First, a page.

Sherman's Food Adventures: La Cucina (NCL Bliss)

La Cucina (NCL Bliss)

Our final specialty dining experience aboard the Norwegian Bliss was at their Italian restaurant – La Cuccina.  Even though we have been on 3 NCL cruises, we’ve never tried this particular restaurant.  Initially, we had a very late 8:30pm reservation, but we decided to take a chance and arrive earlier and see if they could accommodate us.  That they graciously did and let it be a tip to all other cruisers that they shouldn’t give up on a restaurant if they cannot get a reservation.

Since we had the dining package, we went nuts with the ordering and started with an array of appetizers including the Antipasti featuring salami, capicola, San Daniele prosciutto, mortadella, parmesan, pickled veggies and olives.  This was a generous portion that featured a good selection of meats which were good quality.  The kids devoured it all and if there wasn’t more appies coming, we would’ve gotten another.  Continuing on impressive quality, the Burrata Caprese with heirloom tomatoes and basil was on point being creamy and delicious.  Honestly, I’m not sure how this was achieved since burrata needs to be eaten within 72 hours.  This was the end of the cruise, but it was on point.  Did they get more in at one of the ports?  I’m not sure.

Another appealing starter was the Breasola (thinly sliced air-dried beef) served on a bed of arugula with lemon & olive oil dressing.  If appearances meant anything, this looked legit and indeed it was where the meat was firmly tender.  Nutty and aromatic, the meat definitely had a certain mustiness to it, but in a good way.  Classically plated with arugula, lemon and olive oil, this was a table favorite.  Compared to the others, the Calamari Fritti didn’t look all that impressive.  However, looks were deceiving as the tender rings were lightly coated in a crispy batter.  The best part was the side of marinara sauce as it was impactful with bursts of tang and sweetness.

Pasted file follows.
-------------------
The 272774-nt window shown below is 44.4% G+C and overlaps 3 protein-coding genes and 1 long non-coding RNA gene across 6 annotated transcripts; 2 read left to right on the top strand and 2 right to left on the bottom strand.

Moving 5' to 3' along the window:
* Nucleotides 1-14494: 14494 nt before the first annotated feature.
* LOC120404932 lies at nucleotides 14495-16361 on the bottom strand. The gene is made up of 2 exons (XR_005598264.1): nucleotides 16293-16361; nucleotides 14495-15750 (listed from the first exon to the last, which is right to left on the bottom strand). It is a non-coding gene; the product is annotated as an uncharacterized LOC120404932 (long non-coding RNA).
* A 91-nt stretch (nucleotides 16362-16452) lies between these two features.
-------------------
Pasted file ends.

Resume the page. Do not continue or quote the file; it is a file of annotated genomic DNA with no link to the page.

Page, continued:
Although unassuming in appearance, the Cannellini Bean Soup with bacon and pasta was quite good.  In fact, it was so good, my mom got a bowl for herself.  The best part was the actual broth itself where it was just thick enough for body without being too rich.  There was an appealing smoky saltiness from the bacon.  Of course, the bacon fat and the beans themselves provided the texture for the soup.  I really liked the beans as they were soft, yet not completely melted either.  Moving onto the pastas, the Shrimp Ravioli with lobster tarragon sauce was good despite the appearance of far too much sauce.  Yes, they could've done with 1/3 the amount of sauce, yet it was pretty tasty though.  It was full of lobster aroma and spiked with the brightness of tarragon.  Sufficiently al dente, the ravioli contained a briny shrimp filling.

My favourite of the bunch had to be the surprising Wild Mushroom Risotto.  One would think that a good risotto would not be possible on a cruise ship right?  Well, this was actually very well-executed where the arborio rice was chewy while cooked through.  The whole thing was cheesy and rich with plenty of earthy mushroom flavor.  Sure, this wasn't the best risotto I've ever had, but given the venue, it was pretty darn good.  Also in the good category, Spaghetti Carbonara featured al dente pasta that featured just enough moisture.  Often, carbonaras can get rather clumpy and wet.  This one was more on the drier side without the spaghetti being stuck together.  With that being said, there was enough "sauce" on the bottom for both lubrication (not sure if that was the right word for this) and flavoring for the dish.  It was sufficiently cheesy and salty enough.

Although the pasta was similarly thick to the one found at Savor, the Penne Amatriciana was appreciably better.  Sure, it was still a little dense, but it was nicely al dente at the same time.  The promise of heat from the spicy marinara didn't fully materialize, but then again, we have a high tolerance to spiciness.  In terms of actual impact, the cured pork was nicely salty and fatty, which added body and depth.  Continuing with tomato-based sauces, the Tortellini with sundried tomato sauce, garlic and ricotta was the most pedestrian of the pastas we had.  Also featuring thick pasta, these ate rather heavy and it didn't help that the sauce was rather one-note.  I thought the globs of ricotta did help create some really nice creaminess that helped temper the tang on the sauce.